Jill Sauceman is pretty good at beating the odds.
When Sauceman was first diagnosed with Systemic Lupus Erythematosis, an autoimmune disease where the body’s immune system attacks healthy tissue, doctors told her she would be either be on dialysis, have a kidney transplant or have kidney failure within 10 to 15 years.
That was almost 40 years ago.
It was right after she finished high school in 1974 that she began to notice discoloration in her urine, as well as feeling sluggish throughout the day.
Excited about starting college at East Tennessee State University that same year, Sauceman said she didn’t say anything, mostly because she thought the symptoms would go away.
“I went for my college physical in August and, of course, (doctors) did a urine analysis and then took blood work and said ‘uh oh, something’s wrong,’ ” she said. “They admitted me to the hospital that day.”
Sauceman said initially her doctor thought her sickness was a mild case of nephritis, running tests that always came back negative.
It wasn’t until her doctor read an article in a medical journal about lupus that he ran a test and sent her to the medical college in Richmond, Va., where they later confirmed she had the disease.
Sauceman said after being diagnosed, she was given mega doses of prednisone to keep the kidney inflammation in check and stop the lupus activity, and she would eventually land in remission. Sauceman was in remission for 16 years.
While in remission, she graduated from ETSU in 1979 with a degree in community health education and a minor in psychology, and married food columnist Fred Sauceman in 1980. The couple moved to Knoxville, where she worked at the National Kidney Foundation and also as a social worker for a private nursing agency.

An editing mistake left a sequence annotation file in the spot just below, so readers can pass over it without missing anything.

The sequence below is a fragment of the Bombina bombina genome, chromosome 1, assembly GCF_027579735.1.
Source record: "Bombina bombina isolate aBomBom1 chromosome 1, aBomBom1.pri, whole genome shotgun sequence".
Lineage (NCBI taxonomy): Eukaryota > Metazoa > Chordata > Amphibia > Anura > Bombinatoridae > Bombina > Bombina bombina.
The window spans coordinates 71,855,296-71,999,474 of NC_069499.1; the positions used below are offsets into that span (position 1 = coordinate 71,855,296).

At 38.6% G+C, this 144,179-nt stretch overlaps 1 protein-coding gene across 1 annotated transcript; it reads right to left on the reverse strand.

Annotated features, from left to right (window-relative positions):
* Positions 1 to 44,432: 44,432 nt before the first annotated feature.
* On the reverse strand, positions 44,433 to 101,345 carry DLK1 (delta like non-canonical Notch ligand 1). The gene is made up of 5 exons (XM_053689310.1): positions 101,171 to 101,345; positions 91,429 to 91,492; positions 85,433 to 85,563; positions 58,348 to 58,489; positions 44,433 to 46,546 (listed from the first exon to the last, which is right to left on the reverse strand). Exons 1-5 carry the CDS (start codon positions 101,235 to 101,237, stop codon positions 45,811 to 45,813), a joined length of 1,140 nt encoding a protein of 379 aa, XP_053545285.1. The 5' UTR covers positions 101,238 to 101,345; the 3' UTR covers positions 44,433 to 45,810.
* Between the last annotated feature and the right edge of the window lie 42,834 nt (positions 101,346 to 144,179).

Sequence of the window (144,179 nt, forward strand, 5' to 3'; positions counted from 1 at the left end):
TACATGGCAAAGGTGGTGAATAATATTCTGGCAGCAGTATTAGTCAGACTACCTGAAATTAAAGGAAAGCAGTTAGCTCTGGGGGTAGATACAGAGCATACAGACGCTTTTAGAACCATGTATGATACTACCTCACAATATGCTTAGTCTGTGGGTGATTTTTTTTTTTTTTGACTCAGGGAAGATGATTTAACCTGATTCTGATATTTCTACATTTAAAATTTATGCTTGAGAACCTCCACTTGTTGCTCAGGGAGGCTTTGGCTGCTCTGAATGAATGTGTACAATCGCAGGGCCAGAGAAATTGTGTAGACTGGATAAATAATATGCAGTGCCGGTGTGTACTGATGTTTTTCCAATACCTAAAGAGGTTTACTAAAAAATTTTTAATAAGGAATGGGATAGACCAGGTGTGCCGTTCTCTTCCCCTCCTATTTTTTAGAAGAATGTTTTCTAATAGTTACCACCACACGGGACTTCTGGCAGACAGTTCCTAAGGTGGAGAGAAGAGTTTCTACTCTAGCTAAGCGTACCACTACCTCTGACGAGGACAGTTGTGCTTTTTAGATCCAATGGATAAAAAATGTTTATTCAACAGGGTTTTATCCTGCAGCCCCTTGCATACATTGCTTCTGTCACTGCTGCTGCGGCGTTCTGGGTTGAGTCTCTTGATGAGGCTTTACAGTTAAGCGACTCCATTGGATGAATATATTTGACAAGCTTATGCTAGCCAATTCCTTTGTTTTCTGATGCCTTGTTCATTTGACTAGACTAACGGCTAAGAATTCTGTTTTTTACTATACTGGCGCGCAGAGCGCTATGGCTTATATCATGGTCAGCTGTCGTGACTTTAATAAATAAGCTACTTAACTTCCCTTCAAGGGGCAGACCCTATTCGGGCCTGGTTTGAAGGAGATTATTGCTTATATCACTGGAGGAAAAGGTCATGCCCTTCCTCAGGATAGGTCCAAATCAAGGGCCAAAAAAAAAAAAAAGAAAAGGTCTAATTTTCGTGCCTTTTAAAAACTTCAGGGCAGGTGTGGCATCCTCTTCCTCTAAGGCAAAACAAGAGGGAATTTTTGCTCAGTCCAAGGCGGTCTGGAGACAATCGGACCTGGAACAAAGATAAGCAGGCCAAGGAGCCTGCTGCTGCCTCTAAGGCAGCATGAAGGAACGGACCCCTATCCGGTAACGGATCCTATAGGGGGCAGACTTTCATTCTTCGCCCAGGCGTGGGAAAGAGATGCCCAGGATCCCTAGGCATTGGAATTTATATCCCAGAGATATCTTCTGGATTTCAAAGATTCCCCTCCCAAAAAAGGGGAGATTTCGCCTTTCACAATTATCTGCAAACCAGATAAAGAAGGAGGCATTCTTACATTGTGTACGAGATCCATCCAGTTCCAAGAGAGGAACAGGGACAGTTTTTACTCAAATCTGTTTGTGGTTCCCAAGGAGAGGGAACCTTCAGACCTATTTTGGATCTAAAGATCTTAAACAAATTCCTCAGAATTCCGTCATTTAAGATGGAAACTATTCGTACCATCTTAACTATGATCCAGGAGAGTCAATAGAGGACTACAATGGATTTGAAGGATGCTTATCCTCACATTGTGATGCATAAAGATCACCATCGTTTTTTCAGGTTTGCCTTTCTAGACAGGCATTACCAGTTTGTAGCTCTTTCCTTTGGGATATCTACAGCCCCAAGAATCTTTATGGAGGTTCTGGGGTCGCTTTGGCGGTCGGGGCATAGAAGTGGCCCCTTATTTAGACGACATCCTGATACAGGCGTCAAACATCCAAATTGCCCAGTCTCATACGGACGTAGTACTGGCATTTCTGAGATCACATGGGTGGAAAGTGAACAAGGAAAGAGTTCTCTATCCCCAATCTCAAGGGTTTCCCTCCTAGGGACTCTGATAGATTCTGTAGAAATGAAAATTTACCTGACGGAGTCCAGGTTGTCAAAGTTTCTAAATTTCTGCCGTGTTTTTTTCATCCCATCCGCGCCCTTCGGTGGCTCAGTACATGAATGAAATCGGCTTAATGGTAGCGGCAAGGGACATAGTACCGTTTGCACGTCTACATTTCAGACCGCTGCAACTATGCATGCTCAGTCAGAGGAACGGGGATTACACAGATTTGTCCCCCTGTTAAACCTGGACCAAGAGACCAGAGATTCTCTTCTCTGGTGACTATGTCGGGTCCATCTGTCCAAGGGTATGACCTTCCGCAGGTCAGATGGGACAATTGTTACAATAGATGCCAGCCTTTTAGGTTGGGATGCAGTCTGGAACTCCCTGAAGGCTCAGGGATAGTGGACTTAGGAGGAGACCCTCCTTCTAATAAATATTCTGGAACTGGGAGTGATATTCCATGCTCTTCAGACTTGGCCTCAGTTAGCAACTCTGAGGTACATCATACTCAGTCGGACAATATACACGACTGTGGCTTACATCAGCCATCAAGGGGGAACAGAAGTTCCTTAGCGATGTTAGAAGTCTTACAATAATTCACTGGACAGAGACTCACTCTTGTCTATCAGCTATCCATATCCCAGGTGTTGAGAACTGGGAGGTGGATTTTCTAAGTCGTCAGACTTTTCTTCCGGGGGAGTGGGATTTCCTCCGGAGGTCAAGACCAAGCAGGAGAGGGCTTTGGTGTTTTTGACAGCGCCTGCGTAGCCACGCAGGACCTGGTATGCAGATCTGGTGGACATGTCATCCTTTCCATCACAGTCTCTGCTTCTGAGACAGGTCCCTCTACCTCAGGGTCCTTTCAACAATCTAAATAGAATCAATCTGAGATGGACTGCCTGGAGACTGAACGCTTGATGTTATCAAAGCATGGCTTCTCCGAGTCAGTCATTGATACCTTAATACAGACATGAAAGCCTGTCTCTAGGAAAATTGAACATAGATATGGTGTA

Moving back to the area in 1985, she continued to work various jobs in the area, which included bookkeeping at the Northeast Tennessee and Southwest Virginia Heritage Alliance, before retiring to care for her mother-in-law.
“In January of 1992, my father died and I was in graduate school here (at ETSU). I was pretty much burning the candle at both ends because I was back and forth to my mother’s house, helping her in Gate City (Va.) and taking care of the estate for my dad ... and trying to go to graduate school,” Sauceman said. “I had a flair up again, except this time was more or less joint pain and swelling. I woke up one morning and I couldn’t even open my mouth.”
She said luckily, the incident never affected her kidneys, but she took anti-inflammatory medication for a while.
In December 2003, problems with her gallbladder led her to being hospitalized in January 2004, where her blood pressure spiked to a point doctors were concerned she could suffer a stroke or a heart attack.
Sauceman said previously, she suffered chest pains that would come and go with her menstrual cycles, so when she was admitted to the hospital they ran tests, which showed she possibly had blood clots in her lungs.
Doctors put her on blood thinners and monitored her high blood pressure so her kidney function wouldn’t be affected.
A biopsy revealed some damage had been done to the kidney and she was once again placed on blood thinners and was sent home.
“Evidently, being back on the blood thinner and moving around dislodged the clot that was in my kidney from the biopsy. I bled out internally,” Sauceman said. “From that point on, there was significant kidney damage. Since 2004, my kidneys that were pretty much stabilized from the activity in 1974 finally started going downhill and has just progressively gotten worse.”